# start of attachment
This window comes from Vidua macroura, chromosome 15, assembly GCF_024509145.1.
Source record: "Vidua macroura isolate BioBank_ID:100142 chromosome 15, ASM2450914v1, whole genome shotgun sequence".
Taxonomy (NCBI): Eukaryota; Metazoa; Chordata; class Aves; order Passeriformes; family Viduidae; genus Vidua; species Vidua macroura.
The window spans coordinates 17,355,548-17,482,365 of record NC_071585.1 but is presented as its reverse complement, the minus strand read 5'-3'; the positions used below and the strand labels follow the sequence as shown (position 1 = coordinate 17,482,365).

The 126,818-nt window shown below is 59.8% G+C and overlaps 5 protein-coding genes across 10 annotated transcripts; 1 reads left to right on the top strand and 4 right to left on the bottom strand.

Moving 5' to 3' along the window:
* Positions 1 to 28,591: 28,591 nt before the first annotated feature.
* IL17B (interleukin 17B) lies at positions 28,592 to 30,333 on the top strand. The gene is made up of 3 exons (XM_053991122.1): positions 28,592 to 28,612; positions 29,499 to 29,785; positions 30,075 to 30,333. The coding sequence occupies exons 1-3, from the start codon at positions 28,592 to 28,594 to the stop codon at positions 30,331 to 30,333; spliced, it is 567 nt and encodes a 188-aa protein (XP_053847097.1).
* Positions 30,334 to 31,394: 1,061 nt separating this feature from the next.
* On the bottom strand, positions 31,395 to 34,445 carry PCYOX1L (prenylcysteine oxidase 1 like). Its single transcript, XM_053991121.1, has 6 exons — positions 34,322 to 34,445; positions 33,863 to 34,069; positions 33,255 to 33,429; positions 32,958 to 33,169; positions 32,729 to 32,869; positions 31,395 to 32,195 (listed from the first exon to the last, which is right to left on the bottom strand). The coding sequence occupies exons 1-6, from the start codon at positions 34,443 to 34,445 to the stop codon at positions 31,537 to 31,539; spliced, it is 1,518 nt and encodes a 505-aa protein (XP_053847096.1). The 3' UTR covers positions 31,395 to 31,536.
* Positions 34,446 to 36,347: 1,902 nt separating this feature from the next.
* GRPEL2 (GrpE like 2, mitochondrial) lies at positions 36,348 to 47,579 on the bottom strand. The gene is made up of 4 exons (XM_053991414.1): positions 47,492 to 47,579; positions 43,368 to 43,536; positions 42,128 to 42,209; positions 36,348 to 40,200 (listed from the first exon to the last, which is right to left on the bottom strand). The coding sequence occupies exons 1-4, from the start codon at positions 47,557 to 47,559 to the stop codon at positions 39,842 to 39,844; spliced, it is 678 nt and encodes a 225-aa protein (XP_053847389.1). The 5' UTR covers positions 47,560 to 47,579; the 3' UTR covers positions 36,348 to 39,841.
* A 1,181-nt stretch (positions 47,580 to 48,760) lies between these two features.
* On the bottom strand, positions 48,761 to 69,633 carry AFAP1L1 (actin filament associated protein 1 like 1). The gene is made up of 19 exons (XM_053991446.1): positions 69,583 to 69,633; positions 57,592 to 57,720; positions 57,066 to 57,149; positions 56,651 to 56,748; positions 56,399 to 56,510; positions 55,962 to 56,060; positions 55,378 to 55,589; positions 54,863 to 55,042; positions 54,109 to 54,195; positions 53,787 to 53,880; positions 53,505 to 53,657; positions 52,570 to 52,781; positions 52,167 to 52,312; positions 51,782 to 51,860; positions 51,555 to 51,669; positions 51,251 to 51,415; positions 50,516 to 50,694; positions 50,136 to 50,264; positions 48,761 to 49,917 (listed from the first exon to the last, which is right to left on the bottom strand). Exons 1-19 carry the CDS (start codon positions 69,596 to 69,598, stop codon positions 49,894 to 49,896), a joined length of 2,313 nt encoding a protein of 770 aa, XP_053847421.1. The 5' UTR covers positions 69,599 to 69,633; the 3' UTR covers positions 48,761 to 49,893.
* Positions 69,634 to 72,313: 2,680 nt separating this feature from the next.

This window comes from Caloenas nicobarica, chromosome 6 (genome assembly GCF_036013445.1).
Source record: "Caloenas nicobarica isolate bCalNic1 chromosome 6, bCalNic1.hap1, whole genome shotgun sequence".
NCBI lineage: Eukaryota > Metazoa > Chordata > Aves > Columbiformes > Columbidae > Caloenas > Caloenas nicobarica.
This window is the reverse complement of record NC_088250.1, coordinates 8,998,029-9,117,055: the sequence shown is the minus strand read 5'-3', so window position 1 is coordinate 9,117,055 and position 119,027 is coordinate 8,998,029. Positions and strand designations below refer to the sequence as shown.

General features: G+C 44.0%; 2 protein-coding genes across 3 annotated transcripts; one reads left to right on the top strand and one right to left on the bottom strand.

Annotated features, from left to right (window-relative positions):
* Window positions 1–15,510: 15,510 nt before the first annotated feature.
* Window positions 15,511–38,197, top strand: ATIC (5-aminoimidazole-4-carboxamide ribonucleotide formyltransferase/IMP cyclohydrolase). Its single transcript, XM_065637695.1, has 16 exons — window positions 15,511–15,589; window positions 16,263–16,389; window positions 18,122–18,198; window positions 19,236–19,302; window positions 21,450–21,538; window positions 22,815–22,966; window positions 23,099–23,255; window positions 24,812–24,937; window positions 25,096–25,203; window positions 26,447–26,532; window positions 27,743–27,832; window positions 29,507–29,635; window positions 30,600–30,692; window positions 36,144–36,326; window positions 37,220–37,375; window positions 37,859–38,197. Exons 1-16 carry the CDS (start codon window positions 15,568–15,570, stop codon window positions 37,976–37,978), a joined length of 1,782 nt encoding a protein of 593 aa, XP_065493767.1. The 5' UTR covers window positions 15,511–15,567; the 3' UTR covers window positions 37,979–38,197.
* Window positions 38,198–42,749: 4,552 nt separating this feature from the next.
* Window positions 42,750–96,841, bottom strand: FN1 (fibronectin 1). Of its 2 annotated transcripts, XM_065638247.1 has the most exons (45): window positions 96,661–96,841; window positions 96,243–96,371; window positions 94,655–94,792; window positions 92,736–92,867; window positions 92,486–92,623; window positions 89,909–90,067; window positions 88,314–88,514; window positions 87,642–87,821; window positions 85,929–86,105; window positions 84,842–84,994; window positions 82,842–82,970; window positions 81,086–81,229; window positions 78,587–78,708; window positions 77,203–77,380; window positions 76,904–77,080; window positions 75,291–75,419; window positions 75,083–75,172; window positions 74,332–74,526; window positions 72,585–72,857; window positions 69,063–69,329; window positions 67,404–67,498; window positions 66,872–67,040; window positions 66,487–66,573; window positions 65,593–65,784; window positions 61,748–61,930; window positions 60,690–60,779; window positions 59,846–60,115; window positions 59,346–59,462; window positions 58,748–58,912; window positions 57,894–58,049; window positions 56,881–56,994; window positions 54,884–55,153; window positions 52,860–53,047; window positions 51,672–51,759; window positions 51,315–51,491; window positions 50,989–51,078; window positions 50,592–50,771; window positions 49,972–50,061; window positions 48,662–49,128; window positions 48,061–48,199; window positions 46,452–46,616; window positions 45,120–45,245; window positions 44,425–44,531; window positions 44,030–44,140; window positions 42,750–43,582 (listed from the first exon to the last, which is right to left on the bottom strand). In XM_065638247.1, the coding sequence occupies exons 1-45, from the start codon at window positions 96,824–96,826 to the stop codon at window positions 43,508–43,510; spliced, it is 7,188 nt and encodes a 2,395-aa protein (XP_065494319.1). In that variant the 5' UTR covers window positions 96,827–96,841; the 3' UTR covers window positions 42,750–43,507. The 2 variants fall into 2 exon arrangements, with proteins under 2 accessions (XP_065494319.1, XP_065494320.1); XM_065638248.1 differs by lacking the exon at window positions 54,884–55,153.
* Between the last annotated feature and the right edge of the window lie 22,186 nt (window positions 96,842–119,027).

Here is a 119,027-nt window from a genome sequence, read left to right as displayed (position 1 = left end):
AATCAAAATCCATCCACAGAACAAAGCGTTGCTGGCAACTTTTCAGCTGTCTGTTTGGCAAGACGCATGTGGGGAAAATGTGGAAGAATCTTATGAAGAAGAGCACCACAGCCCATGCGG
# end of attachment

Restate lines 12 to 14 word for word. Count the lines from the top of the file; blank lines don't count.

* GRPEL2 (GrpE like 2, mitochondrial) lies at positions 36,348 to 47,579 on the bottom strand. The gene is made up of 4 exons (XM_053991414.1): positions 47,492 to 47,579; positions 43,368 to 43,536; positions 42,128 to 42,209; positions 36,348 to 40,200 (listed from the first exon to the last, which is right to left on the bottom strand). The coding sequence occupies exons 1-4, from the start codon at positions 47,557 to 47,559 to the stop codon at positions 39,842 to 39,844; spliced, it is 678 nt and encodes a 225-aa protein (XP_053847389.1). The 5' UTR covers positions 47,560 to 47,579; the 3' UTR covers positions 36,348 to 39,841.
* A 1,181-nt stretch (positions 47,580 to 48,760) lies between these two features.
* On the bottom strand, positions 48,761 to 69,633 carry AFAP1L1 (actin filament associated protein 1 like 1). The gene is made up of 19 exons (XM_053991446.1): positions 69,583 to 69,633; positions 57,592 to 57,720; positions 57,066 to 57,149; positions 56,651 to 56,748; positions 56,399 to 56,510; positions 55,962 to 56,060; positions 55,378 to 55,589; positions 54,863 to 55,042; positions 54,109 to 54,195; positions 53,787 to 53,880; positions 53,505 to 53,657; positions 52,570 to 52,781; positions 52,167 to 52,312; positions 51,782 to 51,860; positions 51,555 to 51,669; positions 51,251 to 51,415; positions 50,516 to 50,694; positions 50,136 to 50,264; positions 48,761 to 49,917 (listed from the first exon to the last, which is right to left on the bottom strand). Exons 1-19 carry the CDS (start codon positions 69,596 to 69,598, stop codon positions 49,894 to 49,896), a joined length of 2,313 nt encoding a protein of 770 aa, XP_053847421.1. The 5' UTR covers positions 69,599 to 69,633; the 3' UTR covers positions 48,761 to 49,893.